Why do dogs chase their tails?

Why do dogs chase their tails?

Our dogs participate in a variety of strange habits that make us chuckle or scratch our heads, and chasing their own tail is just one of the many strange things they may do. It's typically innocuous, but this behaviour can indicate that something is wrong. Here's how to tell if your dog is chasing their tail for any of these reasons, and when you should take them to the vet.

Reasons why dogs chase their tails

The majority of the time, your dog is just being a stupid dog when they find their own tail is really exciting all of a sudden. If they gets preoccupied with chasing their own tail, or if the behaviour occurs in conjunction with any of the other worrying symptoms listed below, it's time to seek help from a veterinarian or veterinary behaviorist to rule out a more serious issue.

1. Your dog is just being playful

Your dog may spin or chase her tail for a few moments if she is feeling very good or is overly enthusiastic about the day. When she's really excited about anything (a new toy or a stroll), you could notice that she repeats this behaviour every time that amazing thing happens. This is all very natural behaviour from a lovely dog.

2. Your dog is feeling anxious

Your canine buddy is just as frightened as you are when you are tense or stressed. When your dog is experiencing that uneasy anticipation, such as before heading to the vet or immediately before you leave for work, she may begin to engage in repeated activities like chasing her tail. If she also exhibits other problematic behaviours such as excessive whimpering, barking, chewing, damaging household goods, or having accidents in the toilet, she may be suffering from separation anxiety or another type of anxiety. Consult a veterinarian behaviourist or a trained canine behaviour consultant to figure out the best course of action for your pooch.

When your dog is conflicted or unsure about what to do, she may exhibit displacement behaviours, which are normal canine activities that occur outside of their natural environment. Displacement behaviour can include tail chasing or spinning, especially in areas where your dog is exposed to stressful triggers. It's critical to be a source of comfort and support in this situation, and to do whatever you can to reduce the stressors in the environment.

3. Your dog could have canine compulsive disorder

Many dogs, particularly herding dogs, have a set of behaviours that they repeat over and over. This usually looks like a dog who is desperate for you to throw that Frisbee or perform that favourite trick again and again in order to obtain another goodie. When too enthusiastic, some dogs will spin in circles, while others will begin chasing their tail. All of these can be short-term, normal, repeating actions that are connected to a specific situation. Repetitive behaviours, on the other hand, become an issue when they interfere with day-to-day functioning.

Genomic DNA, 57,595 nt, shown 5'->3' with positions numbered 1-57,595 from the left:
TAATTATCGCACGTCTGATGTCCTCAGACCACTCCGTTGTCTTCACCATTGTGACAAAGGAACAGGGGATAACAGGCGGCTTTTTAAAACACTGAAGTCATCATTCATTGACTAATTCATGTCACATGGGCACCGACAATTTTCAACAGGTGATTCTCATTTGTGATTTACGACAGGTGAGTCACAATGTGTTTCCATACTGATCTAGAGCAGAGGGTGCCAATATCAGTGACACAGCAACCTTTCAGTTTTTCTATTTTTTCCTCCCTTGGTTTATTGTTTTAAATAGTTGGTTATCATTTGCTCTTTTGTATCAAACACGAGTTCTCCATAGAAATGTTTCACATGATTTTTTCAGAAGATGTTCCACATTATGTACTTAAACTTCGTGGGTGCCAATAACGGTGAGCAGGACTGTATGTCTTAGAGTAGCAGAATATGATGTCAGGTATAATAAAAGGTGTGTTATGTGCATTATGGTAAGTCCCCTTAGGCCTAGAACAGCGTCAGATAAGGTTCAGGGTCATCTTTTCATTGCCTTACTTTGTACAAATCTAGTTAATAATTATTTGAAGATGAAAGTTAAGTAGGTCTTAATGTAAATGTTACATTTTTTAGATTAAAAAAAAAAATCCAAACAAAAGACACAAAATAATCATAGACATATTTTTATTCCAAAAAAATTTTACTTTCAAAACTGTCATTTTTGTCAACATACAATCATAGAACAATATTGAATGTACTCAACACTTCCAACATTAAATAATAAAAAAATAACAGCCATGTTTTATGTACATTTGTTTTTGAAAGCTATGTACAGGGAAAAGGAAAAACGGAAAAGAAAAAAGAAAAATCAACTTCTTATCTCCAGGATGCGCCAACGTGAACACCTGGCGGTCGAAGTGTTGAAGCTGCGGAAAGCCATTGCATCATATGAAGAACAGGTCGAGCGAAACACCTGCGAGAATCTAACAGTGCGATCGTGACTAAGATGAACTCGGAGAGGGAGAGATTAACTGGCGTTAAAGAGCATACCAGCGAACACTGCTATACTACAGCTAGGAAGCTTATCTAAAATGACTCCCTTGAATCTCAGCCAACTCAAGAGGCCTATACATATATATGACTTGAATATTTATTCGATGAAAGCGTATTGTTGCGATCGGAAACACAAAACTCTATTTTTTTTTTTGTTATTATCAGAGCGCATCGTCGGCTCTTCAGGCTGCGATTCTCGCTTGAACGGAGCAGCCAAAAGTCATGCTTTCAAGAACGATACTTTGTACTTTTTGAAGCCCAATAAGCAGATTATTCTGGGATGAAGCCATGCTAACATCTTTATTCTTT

If your dog appears preoccupied or concentrated on anything and you are unable to deflect her, or if she chases her tail at inconvenient times over and over, she may have a compulsive disorder. Canine compulsive disorder can manifest in a lot of ways but commonly appears as tail chasing, obsessive licking or chewing of an area on the body, obsessive barking, jumping up and down, or pacing.

Canine compulsive disorder can be caused by a variety of factors, including genetics, stress and severe anxiety, physical concerns, or frustration. I don't advocate that dog owners use laser pointers to play with their pets because it can be frustrating. Because your pet is unable to catch the light, it disrupts their typical play routine, resulting in a disappointed animal who may become obsessive. Instead, conduct some positive reinforcement trick training, go for a hike, attempt nose work, play fetch, or provide a snuffle mat to keep your dog's mind and body occupied.

Your dog could have a medical problem

When our dogs are sick, they may exhibit behaviours that they would not ordinarily exhibit. A dog chasing its tail repeatedly could be a sign of a health problem, such as analgia, neurological system problems, tail damage (broken bone or injury), allergies or a skin condition, or a seizure disease. These are all serious problems that appear out of nowhere and progress quickly, so make an appointment with your veterinarian as soon as possible.

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